Questions continue to follow Alexander Zverev into Australian Open semi-final

Alexander Zverev continues to be scrutinised over allegations of domestic abuse.

Alexander Zverev continues to be scrutinised over allegations of domestic abuse. Photo: Getty

Alexander Zverev’s tennis has been impressive on his way to an Australian Open semi-final, but his press conferences have been dominated by off-court questions.

“I just played four hours, 40 minutes,” the incensed world No.6 said on Wednesday.

“That’s not the first question I really want to hear, to be honest. I’ve got no idea.”

He had just been asked if he would attend an impending domestic abuse trial in May, and it isn’t the first time he’s been asked about the trial or other allegations during the tournament.

Journalists have hounded Zverev since his first-round victory, asking if a man accused of domestic violence should be allowed to represent players on the Association of Tennis Professionals (ATP) player advisory council and about the trial.

He responded by accusing journalists of being more interested “in clicks than the truth,” but the scrutiny hasn’t let up despite his success on the court.

The allegations

Two women have made allegations of domestic abuse against Zverev; the one he will face trial for in March is ex-pro Olga Sharypova.

He will face trial in Germany after appealing against a $750,000 fine over the alleged assault of a former partner, who accused the 26-year-old of “physically abusing and damaging” the health of the mother of his child during an argument in May 2020.

In Germany, prosecutors can levy fines against people when they believe they have compelling evidence against them, which the defendant can contest.

If Zverev chooses to appear in the trial, which a court spokesperson said could run for eight days, it will severely affect his ability to play at the French Open.

Professional players elected Zverev to a two-year term on the ATP council at the beginning of the year, well after the allegations allegedly occurred and became public.

His lawyers have signalled in a statement that he will challenge the validity of the claims, which they say have “considerable inconsistencies that are not comprehensible from a forensic medical point of view”.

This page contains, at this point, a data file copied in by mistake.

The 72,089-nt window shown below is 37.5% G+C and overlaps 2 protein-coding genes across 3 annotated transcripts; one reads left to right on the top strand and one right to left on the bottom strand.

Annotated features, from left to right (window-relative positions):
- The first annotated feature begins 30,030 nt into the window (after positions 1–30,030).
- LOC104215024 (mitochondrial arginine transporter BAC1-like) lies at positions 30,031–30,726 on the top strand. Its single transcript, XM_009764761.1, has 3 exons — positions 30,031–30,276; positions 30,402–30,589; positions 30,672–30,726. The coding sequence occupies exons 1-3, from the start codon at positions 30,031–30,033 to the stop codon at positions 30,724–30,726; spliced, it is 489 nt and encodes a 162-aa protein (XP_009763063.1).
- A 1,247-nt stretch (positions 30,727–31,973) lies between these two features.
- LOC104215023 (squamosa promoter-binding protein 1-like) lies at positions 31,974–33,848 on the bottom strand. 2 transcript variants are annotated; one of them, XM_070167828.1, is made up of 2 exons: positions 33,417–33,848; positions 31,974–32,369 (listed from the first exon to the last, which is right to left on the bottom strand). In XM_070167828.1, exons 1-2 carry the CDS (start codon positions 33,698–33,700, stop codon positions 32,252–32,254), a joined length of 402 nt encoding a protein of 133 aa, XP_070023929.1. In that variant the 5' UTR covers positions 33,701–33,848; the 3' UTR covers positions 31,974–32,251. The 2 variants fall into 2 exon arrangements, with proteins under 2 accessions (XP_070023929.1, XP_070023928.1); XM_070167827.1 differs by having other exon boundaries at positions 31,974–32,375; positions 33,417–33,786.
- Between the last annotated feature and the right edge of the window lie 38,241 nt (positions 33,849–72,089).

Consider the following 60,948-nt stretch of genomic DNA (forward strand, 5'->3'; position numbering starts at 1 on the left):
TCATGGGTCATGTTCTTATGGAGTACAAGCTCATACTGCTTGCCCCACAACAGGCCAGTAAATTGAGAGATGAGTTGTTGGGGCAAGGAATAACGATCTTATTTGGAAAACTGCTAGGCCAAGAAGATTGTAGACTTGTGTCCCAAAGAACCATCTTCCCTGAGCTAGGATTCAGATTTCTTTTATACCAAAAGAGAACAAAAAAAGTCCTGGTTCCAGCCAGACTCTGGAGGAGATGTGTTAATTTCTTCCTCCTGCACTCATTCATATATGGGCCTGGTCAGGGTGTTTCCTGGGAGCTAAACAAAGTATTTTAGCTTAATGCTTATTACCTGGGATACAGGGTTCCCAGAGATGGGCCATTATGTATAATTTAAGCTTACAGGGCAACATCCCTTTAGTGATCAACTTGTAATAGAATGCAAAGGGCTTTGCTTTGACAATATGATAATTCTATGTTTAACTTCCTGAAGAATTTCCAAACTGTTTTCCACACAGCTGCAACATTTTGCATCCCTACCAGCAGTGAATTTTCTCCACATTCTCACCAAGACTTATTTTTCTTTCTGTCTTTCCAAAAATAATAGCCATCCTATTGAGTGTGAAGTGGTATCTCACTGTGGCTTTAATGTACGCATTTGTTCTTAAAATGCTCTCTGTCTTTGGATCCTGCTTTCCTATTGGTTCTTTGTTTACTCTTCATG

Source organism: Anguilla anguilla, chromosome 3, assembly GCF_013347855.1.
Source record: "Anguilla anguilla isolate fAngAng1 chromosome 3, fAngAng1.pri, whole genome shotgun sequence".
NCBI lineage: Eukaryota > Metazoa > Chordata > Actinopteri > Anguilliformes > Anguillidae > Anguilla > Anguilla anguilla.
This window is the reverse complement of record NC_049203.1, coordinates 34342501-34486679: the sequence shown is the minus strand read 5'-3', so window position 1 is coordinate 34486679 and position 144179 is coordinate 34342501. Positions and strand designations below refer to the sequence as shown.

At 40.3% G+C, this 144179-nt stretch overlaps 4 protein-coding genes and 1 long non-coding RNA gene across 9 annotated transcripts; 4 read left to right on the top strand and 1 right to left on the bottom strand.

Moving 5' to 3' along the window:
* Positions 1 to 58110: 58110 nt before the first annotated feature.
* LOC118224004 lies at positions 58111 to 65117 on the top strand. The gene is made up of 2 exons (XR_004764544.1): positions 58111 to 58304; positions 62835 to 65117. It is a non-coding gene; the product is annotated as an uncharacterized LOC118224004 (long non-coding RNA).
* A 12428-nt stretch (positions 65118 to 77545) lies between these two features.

“Or in other words: It is practically impossible that the facts of the case occurred as alleged by the complainant,” the statement released last year read.

Sharypova spoke extensively about the physical and emotional abuse she allegedly suffered at the hands of Zverev, who completely denies wrongdoing.

She said in an interview with Ben Rothenberg she tried on more than one occasion to commit suicide by injecting insulin, and claimed that tennis officials at the Laver Cup witnessed one of those occasions.

The response

The peak representative body for men’s players has no domestic violence policy.

The ATP looked into the accusations, but said in a statement “the investigation was unable to substantiate the allegations of abuse”.

Its rulebook states it does not have “the authority to provisionally suspend players who have been charged with, or are facing, a criminal trial”.

The response from athletes at the Australian Open has been muted at best, with most male players dodging the question or feigning ignorance.

Some women on the tour have spoken out, including world No.1 Iga Swiatek and Daria Kasatkina.

“For sure, it’s not good when a player who’s facing charges like that is kind of being promoted,” Swiatek said in a press conference.

World No.1 Iga Swiatek questioned if the ATP should be promoting someone facing domestic violence allegations. Photo: AAP

“If you’re a female, then I would advise you to make a research about the guy you wanna watch and think again,” Kasatkina wrote on X.

Rodger Federer’s management company dropped Zverev after the allegations became public, but he has held onto a deal with Adidas despite not appearing in any new advertising.

If you or someone you know is experiencing, or at risk of experiencing, domestic, family or sexual violence, call 1800RESPECT on 1800 737 732, chat online via the website, or text 0458 737 732.

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